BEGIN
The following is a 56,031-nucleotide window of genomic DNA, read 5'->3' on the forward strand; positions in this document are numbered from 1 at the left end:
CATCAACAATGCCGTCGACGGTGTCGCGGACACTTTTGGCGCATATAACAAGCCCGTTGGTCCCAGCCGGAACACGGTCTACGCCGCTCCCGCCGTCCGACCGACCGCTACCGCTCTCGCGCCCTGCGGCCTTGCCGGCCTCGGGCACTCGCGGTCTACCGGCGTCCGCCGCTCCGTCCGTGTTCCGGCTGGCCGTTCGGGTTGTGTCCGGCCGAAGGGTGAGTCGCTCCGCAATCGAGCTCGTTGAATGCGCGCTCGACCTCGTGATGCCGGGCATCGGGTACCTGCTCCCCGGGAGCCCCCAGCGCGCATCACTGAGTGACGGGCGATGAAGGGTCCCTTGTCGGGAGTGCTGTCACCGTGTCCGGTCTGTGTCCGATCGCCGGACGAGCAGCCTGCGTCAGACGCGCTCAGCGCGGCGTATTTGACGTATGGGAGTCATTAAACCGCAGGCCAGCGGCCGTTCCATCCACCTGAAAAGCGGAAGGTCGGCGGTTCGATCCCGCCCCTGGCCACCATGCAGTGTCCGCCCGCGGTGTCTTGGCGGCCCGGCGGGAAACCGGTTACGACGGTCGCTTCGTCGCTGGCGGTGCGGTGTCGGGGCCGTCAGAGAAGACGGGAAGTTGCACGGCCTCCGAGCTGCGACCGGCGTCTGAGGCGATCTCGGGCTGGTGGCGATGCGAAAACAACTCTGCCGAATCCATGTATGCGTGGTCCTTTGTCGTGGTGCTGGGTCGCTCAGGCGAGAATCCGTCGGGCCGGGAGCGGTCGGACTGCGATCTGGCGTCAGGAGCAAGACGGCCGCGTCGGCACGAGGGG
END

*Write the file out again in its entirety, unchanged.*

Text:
The following is a 56,031-nucleotide window of genomic DNA, read 5'->3' on the forward strand; positions in this document are numbered from 1 at the left end:
CATCAACAATGCCGTCGACGGTGTCGCGGACACTTTTGGCGCATATAACAAGCCCGTTGGTCCCAGCCGGAACACGGTCTACGCCGCTCCCGCCGTCCGACCGACCGCTACCGCTCTCGCGCCCTGCGGCCTTGCCGGCCTCGGGCACTCGCGGTCTACCGGCGTCCGCCGCTCCGTCCGTGTTCCGGCTGGCCGTTCGGGTTGTGTCCGGCCGAAGGGTGAGTCGCTCCGCAATCGAGCTCGTTGAATGCGCGCTCGACCTCGTGATGCCGGGCATCGGGTACCTGCTCCCCGGGAGCCCCCAGCGCGCATCACTGAGTGACGGGCGATGAAGGGTCCCTTGTCGGGAGTGCTGTCACCGTGTCCGGTCTGTGTCCGATCGCCGGACGAGCAGCCTGCGTCAGACGCGCTCAGCGCGGCGTATTTGACGTATGGGAGTCATTAAACCGCAGGCCAGCGGCCGTTCCATCCACCTGAAAAGCGGAAGGTCGGCGGTTCGATCCCGCCCCTGGCCACCATGCAGTGTCCGCCCGCGGTGTCTTGGCGGCCCGGCGGGAAACCGGTTACGACGGTCGCTTCGTCGCTGGCGGTGCGGTGTCGGGGCCGTCAGAGAAGACGGGAAGTTGCACGGCCTCCGAGCTGCGACCGGCGTCTGAGGCGATCTCGGGCTGGTGGCGATGCGAAAACAACTCTGCCGAATCCATGTATGCGTGGTCCTTTGTCGTGGTGCTGGGTCGCTCAGGCGAGAATCCGTCGGGCCGGGAGCGGTCGGACTGCGATCTGGCGTCAGGAGCAAGACGGCCGCGTCGGCACGAGGGG